20 February 2020 | 121 Comments
In a move that surprised the game industry, earlier this week, Asmodee North America announced that they would no longer offer replacement parts for their games. (they’re still offering replacements, just not individual parts). Today I’m going to share my thoughts on this topic, including how Stonemaier Games handles replacement parts, and some things for any creator to consider.
The New Asmodee North America Policy
The full description is here, but the overall idea is if you purchase an Asmodee game in the US that has broken or missing components, instead of requesting the parts from Asmodee customer service, you’ll return the entire game to where you bought it and receive a new copy. Some of these stores may require proof of purchase.
So it’s not that Asmodee is no longer replacing parts; rather, they’re changing the supply chain for delivering those parts to customers, and they’re doing so in the form of a new game instead of individual components.
My Initial Thoughts
After reading the policy in detail (which I highly recommend doing before responding to it, as it seems that the headlines so far have been to the effect of, “You’re screwed if you’re missing a card in an Asmodee game!”), my thoughts are threefold:
- For Asmodee, this seems both like an expensive endeavor (replacing entire games instead of individual components) and a motivator (decrease production errors and even design games in such a way that production errors are less likely).
- For customers, it’s inconvenient to return an entire game (and they’re out of luck if they bought it secondhand, or if the store doesn’t have a copy available for you), but they’re getting a new game. So if you bought a copy of Ticket to Ride 2 years ago from your local game store and you lose a token, you can turn in that old game for a pristine new one if you kept your receipt. In theory. I’m not sure it will actually work out that way. I don’t think I’ve ever requested a replacement part for a game, but if I had an Asmodee game that truly needed a replacement component, I would find it annoying to need to return the entire game.
- For game stores, they’ve suddenly gained a job they didn’t ask for, as they’re now the intermediary between you and the publisher (they’ll request a replacement game for you, or potentially provide the replacement on the spot and then request it from Asmodee). Though local stores may have more customers revisiting their stores to exchange their games (and perhaps buy other things while they’re there). I think retailers are hurt the most by this strategy–I’m curious to hear what they think of it.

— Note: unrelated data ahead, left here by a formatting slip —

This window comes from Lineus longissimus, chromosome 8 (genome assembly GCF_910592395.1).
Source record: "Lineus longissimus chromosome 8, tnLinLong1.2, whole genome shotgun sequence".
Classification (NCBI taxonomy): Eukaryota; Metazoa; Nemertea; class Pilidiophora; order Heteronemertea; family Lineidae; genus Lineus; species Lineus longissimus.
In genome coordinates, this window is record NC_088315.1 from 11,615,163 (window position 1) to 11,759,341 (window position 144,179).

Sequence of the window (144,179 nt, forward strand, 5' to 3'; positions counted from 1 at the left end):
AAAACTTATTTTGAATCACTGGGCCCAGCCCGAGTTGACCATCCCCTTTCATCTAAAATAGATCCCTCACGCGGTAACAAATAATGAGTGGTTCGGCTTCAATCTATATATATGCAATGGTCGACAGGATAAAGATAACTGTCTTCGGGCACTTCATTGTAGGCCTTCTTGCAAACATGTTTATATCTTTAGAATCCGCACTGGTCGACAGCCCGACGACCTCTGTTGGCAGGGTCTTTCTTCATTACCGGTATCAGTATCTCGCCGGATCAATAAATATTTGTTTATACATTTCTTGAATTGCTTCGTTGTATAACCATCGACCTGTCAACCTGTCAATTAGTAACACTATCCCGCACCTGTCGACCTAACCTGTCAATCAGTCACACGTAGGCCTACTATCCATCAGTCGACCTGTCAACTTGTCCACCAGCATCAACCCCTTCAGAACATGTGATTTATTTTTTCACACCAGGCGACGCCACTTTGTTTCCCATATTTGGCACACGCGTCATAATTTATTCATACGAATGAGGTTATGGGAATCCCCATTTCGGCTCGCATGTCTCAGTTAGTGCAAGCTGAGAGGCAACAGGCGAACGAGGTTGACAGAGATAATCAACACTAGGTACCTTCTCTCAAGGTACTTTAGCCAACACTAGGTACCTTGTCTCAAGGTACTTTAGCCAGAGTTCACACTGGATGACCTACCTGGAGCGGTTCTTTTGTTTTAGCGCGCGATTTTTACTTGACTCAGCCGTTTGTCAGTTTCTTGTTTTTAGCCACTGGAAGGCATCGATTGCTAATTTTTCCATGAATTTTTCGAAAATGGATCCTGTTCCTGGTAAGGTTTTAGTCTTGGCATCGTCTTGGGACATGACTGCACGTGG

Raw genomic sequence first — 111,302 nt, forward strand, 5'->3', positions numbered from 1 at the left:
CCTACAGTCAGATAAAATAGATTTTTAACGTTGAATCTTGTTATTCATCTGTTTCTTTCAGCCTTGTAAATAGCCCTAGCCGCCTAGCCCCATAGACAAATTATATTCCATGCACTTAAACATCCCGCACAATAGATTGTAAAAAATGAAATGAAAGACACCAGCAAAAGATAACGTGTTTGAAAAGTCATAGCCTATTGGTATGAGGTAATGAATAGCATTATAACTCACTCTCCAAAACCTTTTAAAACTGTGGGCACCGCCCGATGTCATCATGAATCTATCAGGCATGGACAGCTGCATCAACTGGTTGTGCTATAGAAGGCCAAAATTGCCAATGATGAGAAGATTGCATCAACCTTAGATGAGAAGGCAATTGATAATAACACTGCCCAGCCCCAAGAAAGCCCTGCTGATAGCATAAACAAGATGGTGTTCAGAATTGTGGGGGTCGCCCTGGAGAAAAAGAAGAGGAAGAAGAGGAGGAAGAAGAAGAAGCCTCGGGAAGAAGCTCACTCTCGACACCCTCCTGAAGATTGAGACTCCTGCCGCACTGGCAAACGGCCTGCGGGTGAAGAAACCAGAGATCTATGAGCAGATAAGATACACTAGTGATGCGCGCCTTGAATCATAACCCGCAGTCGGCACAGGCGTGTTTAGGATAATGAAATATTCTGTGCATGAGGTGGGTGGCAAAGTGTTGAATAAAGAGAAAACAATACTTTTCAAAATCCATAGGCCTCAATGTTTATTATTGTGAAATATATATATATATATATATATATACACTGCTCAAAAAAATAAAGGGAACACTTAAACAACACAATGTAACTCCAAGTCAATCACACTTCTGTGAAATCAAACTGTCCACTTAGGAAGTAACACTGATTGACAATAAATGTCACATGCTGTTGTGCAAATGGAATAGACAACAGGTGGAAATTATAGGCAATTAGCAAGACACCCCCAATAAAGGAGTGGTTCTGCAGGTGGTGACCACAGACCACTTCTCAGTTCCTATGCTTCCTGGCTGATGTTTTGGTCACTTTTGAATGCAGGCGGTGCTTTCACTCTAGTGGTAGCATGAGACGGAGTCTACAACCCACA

- For other publishers, I don’t love the precedent this sets. Specifically, every now and then I hear from a customer who says, “I bought a copy of a Stonemaier Game, and it was missing 1 token, so I returned/shipped it back to the store for a replacement.” To me, this is a monumental waste of resources (for the retailer and for the courier), given the easy alternative of filling out our replacement parts form for that one specific token.
Will Stonemaier Games Adopt the Asmodee Method?
Heck no. I don’t want customers returning entire games when all they need is a single card or token.
In our current system, if you have a missing or damaged component inside your Stonemaier Games product–no matter where or when you bought it or how long you’ve been playing it–you can fill out this form and we’ll send you what you need. We use software called Jira to manage this process, as we have 7 replacement parts helpers in 5 different regions.
Granted, I sympathize with Asmodee. We only have 9 games, and in 2019, Stonemaier Games spent over $43,000 to ship replacement parts (shipping fees and personnel compensation). Asmodee has over 1500 products! The sheer amount of resources–not just money–they’ve probably devoted to replacement parts in the past is staggering.
What Else Can Other Creators Consider?
The additional elements I can think of are as follows (some of these only apply to board game publishers):
- Be strategic about how you list components on the box and in the rules. For example, if you have a game with resource tokens where the quantity doesn’t really matter, instead of listing “25 stone tokens” on the box, you could list “20+ stone tokens.” That way you avoid spending $3 to ship the 25th stone token halfway across the world when someone requests it (again, this is only annoying if that 25th token truly doesn’t impact gameplay).
- Choose your components carefully. If you make a game with a lot of little bits and pieces, you’ll probably see a higher mispacking rate. However, if you make a game with only cards and punchboards, you may only need to replace parts when someone loses or damages a component.
- Design sturdy miniatures. Miniatures are a pain to replace, simply because of how big they are. So whenever we create a new miniature, Panda specifically looks at it from the perspective of, “How likely is this to break?” This often results in them increasing the width of certain elements and reducing the number of different elements that they must glue together in production.
- Use the shake test. When you receive the pre-production copy of your product, inspect it, then give it a really good shake. See which components survive unscathed, and if any don’t, you might consider reorganizing them or sealing some of them together so they’re pristine when your customers open the box.
What Do You Think?
As usual, I’d love to hear your thoughts! If you’re going to criticize Asmodee’s strategy–which you’re welcome to do respectfully and constructively–please make sure you actually read their full announcement first. Will this have any impact on your desire to buy Asmodee’s products?
Also read: Kickstarter Lesson #53: Replacement Parts
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